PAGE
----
Narasimham Committee II (1998) revisited issues concerning banking sector’s directed credit and interest rates and observed that the asset quality had further suffered as a result of directed lending, an outcome not much different from international experience. Directed credit apart from leading to possible misapplication or misallocation of credit resources, had led to an increase in non-performing loans and adversely affected efficiency and viability of banks.

In an environment of directed credit (or priority lending), bank managers are under pressure to meet the targets and in the process credit discipline suffers; borrowers willingly default because they believe creditors will not take legal action against those considered to be in the priority sectors.

Narasimham Committee (II) reemphasized that except for priority lending up to 10% of net bank credit earmarked for lending to weaker sections, the rest of the directed credit be phase out while continuing to lend for agriculture and small scale sector on commercial considerations and on the basis of creditworthiness.

Thus, if the expected benefits of the proposed interest subsidies are so much in question, why did you think the government thought of reintroducing this failed program in this year's budget?

(Note: The views expressed in this post are purely personal).


  • At a Bankers' meeting on March 13, the Finance Minister is reported to have said “The UPA government had taken the bold step to provide agriculture loans at a subsidized rate of 7 per cent interest. The government has laid special emphasis on development of agriculture. The fact is that co-operative credit system in our country has collapsed and there is a need to revamp it”.

    Several GOI, RBI and NABARD committees have thus far addressed the issue of rehabilitating the bankrupt cooperative credit system but with no or very little outcome.

    One major reason for this concerns the vested interest of politicians at the state level -- who do not want to get out of cooperatives -- a source of money and power.

    Many state level ministers have their roots in cooperative credit system -- which have raised them like a nursing mother, instead of helping the poor.

    The Central Government operates like a distant observer vis-a-vis cooperatives --given that this is a state subject and the state governments are unwilling to amend cooperative law to give concurrent jurisdiction to GOI.

    A country which hopes to excel in nuclear power and already does so in many other scientific fields and in software development, cannot rehabilitate or liquidate its bankrupt cooperative system. What a shame!

    Surprisingly, RBI is unconcerned about the safety of deposits kept in trust with cooperatives by millions of uninformed clients, not knowing that the cooperatives have serious liquidity and profitability of problems.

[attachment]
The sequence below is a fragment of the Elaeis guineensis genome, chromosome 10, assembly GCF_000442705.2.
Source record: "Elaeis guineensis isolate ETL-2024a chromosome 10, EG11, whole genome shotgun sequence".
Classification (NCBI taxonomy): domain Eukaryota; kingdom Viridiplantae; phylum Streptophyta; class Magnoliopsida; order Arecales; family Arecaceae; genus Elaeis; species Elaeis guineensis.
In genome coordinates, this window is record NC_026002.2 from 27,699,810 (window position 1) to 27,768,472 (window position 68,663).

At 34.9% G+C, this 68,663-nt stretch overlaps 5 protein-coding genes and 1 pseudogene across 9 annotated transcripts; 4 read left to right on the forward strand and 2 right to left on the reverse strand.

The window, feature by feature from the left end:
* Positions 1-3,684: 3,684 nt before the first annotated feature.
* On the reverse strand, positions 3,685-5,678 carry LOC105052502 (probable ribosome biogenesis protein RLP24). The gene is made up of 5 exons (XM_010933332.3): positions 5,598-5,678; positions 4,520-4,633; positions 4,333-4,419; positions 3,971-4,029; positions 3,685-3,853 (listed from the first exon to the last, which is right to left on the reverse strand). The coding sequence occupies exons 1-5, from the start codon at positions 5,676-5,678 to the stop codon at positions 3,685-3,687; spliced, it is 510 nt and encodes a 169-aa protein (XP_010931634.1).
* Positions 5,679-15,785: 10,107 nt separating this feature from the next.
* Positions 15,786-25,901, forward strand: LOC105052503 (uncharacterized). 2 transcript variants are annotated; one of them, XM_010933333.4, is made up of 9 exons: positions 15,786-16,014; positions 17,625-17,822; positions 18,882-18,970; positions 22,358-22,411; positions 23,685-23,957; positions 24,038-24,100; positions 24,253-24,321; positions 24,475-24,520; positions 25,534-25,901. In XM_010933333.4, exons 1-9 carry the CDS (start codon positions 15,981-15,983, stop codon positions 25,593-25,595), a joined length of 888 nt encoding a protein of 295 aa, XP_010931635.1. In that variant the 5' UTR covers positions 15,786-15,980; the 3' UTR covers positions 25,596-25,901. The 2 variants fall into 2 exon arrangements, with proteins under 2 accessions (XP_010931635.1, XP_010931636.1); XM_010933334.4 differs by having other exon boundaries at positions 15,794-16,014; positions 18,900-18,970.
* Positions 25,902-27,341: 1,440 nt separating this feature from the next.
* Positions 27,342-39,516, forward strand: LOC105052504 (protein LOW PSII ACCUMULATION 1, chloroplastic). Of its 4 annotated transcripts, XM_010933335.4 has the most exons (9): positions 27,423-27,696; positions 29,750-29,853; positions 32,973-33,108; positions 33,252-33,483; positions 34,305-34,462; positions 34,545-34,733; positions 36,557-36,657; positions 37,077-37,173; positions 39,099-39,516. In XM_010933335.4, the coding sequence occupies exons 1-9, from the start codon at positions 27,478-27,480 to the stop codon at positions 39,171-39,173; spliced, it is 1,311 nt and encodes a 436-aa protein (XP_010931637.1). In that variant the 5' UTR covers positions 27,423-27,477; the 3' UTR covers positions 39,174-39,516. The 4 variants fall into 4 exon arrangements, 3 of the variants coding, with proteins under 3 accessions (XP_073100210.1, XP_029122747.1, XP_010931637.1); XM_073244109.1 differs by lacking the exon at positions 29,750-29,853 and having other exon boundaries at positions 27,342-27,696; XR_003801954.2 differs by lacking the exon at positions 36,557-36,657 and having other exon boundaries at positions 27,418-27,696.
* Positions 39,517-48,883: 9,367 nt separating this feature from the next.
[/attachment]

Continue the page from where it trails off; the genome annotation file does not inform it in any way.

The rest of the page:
Clearly, the Finance Minister's scheme to provide agricultural credit to farmers at 7% does not help cooperatives or their depositors; it will help influential borrowers to get cheap money -- a a price lower than its opportunity cost.

    How can this happen in a country which is led by reputed "economists"?

    By Anonymous Anonymous, at 3:36 AM  

  • I think the farmers deserve even better they should get free loans or grants -why mess around with the adminsistrative costs of giving loan. After all we are all subsidized in some way - take the military - they get everything free. So why should not the farmers be any different.

    Let us apply the same economic principles to everyone. Not all farmers are the same and yet they pay not income tax. If we are going to correct - correct everybody.

    What about the subsidized education that IIT and IIM graduates get. and all those IAS officers who use their posts to get housing and other perks.

    Urban areas have other subsidies given.

    To me we need to give incentives and there are trade-offs.

    Even the World Bank is thinking of giving grants.

    There is no easy answer

    By Anonymous Anonymous, at 5:43 AM  

  • The anonymous commentator above seems to have missed the point.

    As the original post said, we are not talking about whether farmers deserve subsidies are not -- the question is how effective is the interest-subsidy as a tool to effectively reach subsidies to farmers who are poor?

    If farmers deserve a subsidy on grounds of poverty or natural disasters, they must get it so also others in the non-farming sector. No one denies the need for a social safety net to cover such situations!

    Unfortunately, no social safety net exists in India, especially for the rural poor, except perhaps the newly started rural employment guarantee scheme -- if it works well!

    Experience with IRDP and subsequent GOI-supported credit programs have amply proved that interest-subsidy programs do not work. This is also the experience in many other developing countries.

    Interest subsidies generally do not reach poor farmers, first, because they lack access to the banking system and, second, if they get access, the cost of securing the subsidized credit is so high (as some 10% of the loan amount goes to corrupt credit officers), that farmers choose to go to money lenders instead. Eventually the subsidies are grabbed by those farmers who have access to the banking system and the political inflence to get the credit. The program is basically faulty and inequitable.